3) The Dark Knight Rises
Dir. Christopher Nolan. Starring Christian Bale, Anne Hathaway, Gary Oldman. Tom Hardy, Michael Caine, Morgan Freeman, Marion Cotilard, and Joseph Gordon Levitt
I’ve always had a connection with Batman. The idea of a man who turns his tragic past into a quest to rid his city of those who prey on others has always compelled me. And after all these Batman stories, I’ve never really thought about the darkness plaguing Bruce Wayne in being Batman. The Dark Knight Rises stands above other films in this genre by delivering an emotional character study along with thrilling action scenes and a villain we can truly despise in Bane. Nolan brings his Batman to the darkest depths, breaking his body and his soul with images of his beloved city tearing itself apart. Bruce has to realize what being Batman has done to him and rediscover his own inherent value as a person without the mask. Everyone in this dazzling ensemble raises the caliber of this franchise and genre, especially Christian Bale and Anne Hathaway as the perfect Catwoman for today’s audience.
4) Beasts of the Southern Wild
Dir. Benh Zeitlin. Starring Quvenzhané Wallis and Dwight Henry
Seeing Beasts was a rare and riveting experience. It’s a children’s film where the dangers aren’t inexplicably wicked stepmothers or magical creatures. Instead, Hushpuppy faces an uncertain and insecure world of family abandonment and ecological dangers. Hushpuppy is a model of strength, facing down hurricanes and her unsteady father Wink with dignity and unfettered resolve. Just as Hushpuppy insists the scientists of the future will know of her existence, young actress Quvenzhané Wallis asserts herself on to the tapestry of film history with her powerful lead performance. Finally, the film’s music, composed by director Benh Zeitlin is the perfect companion to the film; whimsical, beautiful, and grand- just like Hushpuppy herself.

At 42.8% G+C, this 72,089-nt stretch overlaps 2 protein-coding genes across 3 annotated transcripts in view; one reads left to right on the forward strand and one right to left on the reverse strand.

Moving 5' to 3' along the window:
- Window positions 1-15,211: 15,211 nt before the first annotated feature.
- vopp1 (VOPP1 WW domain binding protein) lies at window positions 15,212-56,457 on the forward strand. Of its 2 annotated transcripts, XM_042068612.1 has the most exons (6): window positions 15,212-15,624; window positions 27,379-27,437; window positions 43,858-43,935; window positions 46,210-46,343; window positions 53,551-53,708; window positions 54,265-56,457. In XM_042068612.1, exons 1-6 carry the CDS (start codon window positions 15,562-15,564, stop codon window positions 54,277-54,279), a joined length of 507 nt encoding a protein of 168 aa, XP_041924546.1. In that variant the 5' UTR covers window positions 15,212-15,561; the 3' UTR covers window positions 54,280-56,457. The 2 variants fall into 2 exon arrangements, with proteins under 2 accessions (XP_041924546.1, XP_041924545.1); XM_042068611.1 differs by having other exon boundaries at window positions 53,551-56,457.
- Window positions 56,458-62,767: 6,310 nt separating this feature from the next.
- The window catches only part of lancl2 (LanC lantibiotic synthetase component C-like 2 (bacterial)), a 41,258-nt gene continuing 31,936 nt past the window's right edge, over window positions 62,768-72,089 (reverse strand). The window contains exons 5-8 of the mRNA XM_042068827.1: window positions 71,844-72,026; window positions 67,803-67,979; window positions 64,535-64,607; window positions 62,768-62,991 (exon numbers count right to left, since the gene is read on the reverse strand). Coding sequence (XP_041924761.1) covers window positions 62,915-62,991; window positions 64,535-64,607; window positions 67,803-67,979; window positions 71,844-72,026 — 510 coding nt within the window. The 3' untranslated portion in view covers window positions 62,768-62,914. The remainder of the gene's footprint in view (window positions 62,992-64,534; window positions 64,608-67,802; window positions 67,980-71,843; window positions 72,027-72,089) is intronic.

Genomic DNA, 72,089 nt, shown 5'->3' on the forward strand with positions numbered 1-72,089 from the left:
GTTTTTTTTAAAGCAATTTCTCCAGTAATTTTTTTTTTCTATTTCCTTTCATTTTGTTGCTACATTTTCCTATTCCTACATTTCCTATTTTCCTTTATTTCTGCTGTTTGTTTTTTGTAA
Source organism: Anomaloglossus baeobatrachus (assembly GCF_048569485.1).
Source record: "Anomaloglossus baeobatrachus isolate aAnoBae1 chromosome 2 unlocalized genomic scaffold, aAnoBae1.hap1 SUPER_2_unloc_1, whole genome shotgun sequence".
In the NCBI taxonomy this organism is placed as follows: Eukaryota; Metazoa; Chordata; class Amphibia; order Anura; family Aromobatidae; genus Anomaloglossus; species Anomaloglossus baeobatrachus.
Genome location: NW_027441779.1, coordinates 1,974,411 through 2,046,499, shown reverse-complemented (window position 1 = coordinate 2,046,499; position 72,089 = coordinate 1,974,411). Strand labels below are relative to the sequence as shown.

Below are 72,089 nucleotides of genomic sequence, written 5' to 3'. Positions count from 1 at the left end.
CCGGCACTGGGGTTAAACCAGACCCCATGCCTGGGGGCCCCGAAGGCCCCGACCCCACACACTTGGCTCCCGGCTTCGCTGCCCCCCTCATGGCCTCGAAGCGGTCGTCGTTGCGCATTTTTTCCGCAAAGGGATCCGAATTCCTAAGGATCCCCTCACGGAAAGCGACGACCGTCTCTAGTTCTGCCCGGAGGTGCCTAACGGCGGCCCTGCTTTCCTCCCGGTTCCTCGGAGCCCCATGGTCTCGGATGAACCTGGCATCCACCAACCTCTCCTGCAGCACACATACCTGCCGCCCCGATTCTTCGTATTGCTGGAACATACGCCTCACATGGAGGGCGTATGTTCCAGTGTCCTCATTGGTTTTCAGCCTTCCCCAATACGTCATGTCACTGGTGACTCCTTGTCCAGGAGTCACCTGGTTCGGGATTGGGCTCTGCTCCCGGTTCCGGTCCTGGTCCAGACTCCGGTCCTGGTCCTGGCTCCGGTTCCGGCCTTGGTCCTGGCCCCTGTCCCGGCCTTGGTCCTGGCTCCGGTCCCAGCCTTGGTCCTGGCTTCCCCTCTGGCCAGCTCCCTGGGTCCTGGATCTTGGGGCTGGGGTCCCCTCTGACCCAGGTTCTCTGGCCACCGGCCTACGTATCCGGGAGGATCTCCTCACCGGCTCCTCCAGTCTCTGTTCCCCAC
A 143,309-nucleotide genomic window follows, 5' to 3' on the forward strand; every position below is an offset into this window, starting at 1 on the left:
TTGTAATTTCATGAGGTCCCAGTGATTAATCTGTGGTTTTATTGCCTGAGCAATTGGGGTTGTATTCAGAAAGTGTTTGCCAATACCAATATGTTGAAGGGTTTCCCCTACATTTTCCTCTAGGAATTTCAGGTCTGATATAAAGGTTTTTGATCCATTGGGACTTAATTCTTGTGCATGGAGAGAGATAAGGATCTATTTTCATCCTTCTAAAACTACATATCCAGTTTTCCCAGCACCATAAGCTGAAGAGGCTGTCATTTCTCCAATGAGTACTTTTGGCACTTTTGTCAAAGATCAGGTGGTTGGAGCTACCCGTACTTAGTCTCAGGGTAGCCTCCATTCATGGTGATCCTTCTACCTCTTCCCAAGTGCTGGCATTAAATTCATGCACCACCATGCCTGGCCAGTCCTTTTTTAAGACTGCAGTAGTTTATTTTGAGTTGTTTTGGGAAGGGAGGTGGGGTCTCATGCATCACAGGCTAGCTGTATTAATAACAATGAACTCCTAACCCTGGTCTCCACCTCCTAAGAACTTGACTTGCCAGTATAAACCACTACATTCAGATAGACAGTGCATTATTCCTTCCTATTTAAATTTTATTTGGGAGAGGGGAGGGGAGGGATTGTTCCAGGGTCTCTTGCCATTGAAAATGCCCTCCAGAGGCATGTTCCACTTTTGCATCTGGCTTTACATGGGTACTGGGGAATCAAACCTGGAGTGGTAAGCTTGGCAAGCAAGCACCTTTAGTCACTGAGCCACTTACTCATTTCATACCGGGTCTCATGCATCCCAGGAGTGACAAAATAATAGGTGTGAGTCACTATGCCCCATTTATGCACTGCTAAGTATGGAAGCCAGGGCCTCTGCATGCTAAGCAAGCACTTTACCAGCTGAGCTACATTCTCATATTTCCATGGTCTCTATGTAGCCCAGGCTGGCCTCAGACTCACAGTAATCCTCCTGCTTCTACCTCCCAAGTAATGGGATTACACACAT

Dir. Steven Spielberg. Starring Daniel Day-Lewis, Sally Field, and Tommy Lee Jones
Steven Spielberg’s Lincoln deserves to be seen, praised, and remembered for the rest of recorded time. It’s a perfect film. The structure builds an incredible amount of tension in a well-covered historical event. Sally Field humanizes Mary Todd Lincoln, displaying the cunning and wit of the First Lady, while also digging deeper into the grief and pressures she faced. Daniel Day Lewis gives the greatest performance by a human being in a medium called film. It’s not even fair to compare his other work or other performances this year to this masterpiece.
6) Zero Dark Thirty
Dir. Kathryn Bigelow. Starring Jessica Chastain, Jason Clarke, Kyle Chandler, Jennifer Ehle, Joel Edgerton, and Chris Pratt
I saw this last night and I’m still processing, but I know this is a true cinematic achievement. Zero Dark Thirty focuses on the long, stressful, tense, and sometimes tedious process of fighting the “War on Terror.” It shows, in gripping and harrowing detail, the use of torture to gather and confirm leads. It also shows the strain on individual agents- the loss of friends, snares of politics, and the slow defeat by the lack of clear clues. Jessica Chastain leads and holds this film with a fierce and memorable performance. As the movie approached the inevitable mission, I felt incredibly uncomfortable- not really wanting to see this event through Bigelow’s unvarnished and unforgiving lens.
Dir. Sam Mendes. Starring Daniel Craig, Judi Dench, Javier Bardem, and Ben Whishaw
In one of the longest and most popular film franchises, Skyfall proves Bond can still surprise and captivate audiences. Daniel Craig takes his rugged Bond to a new and exciting level here. Over the years, we have seen Bond’s capacity for violence, sex, and heroism. Skyfall makes this series vital again by exploring the character’s capacity for love and loyalty. The storyline between Craig’s Bond and Judi Dench as M surpasses anything in this franchise. Initially, I was suspicious of Sam Mendes directing Bond. Yet after Skyfall, I will never accept another director’s vision in this world again.
8) The Master
Dir. Paul Thomas Anderson. Starring Joaquin Phoenix, Philip Seymour Hoffman, and Amy Adams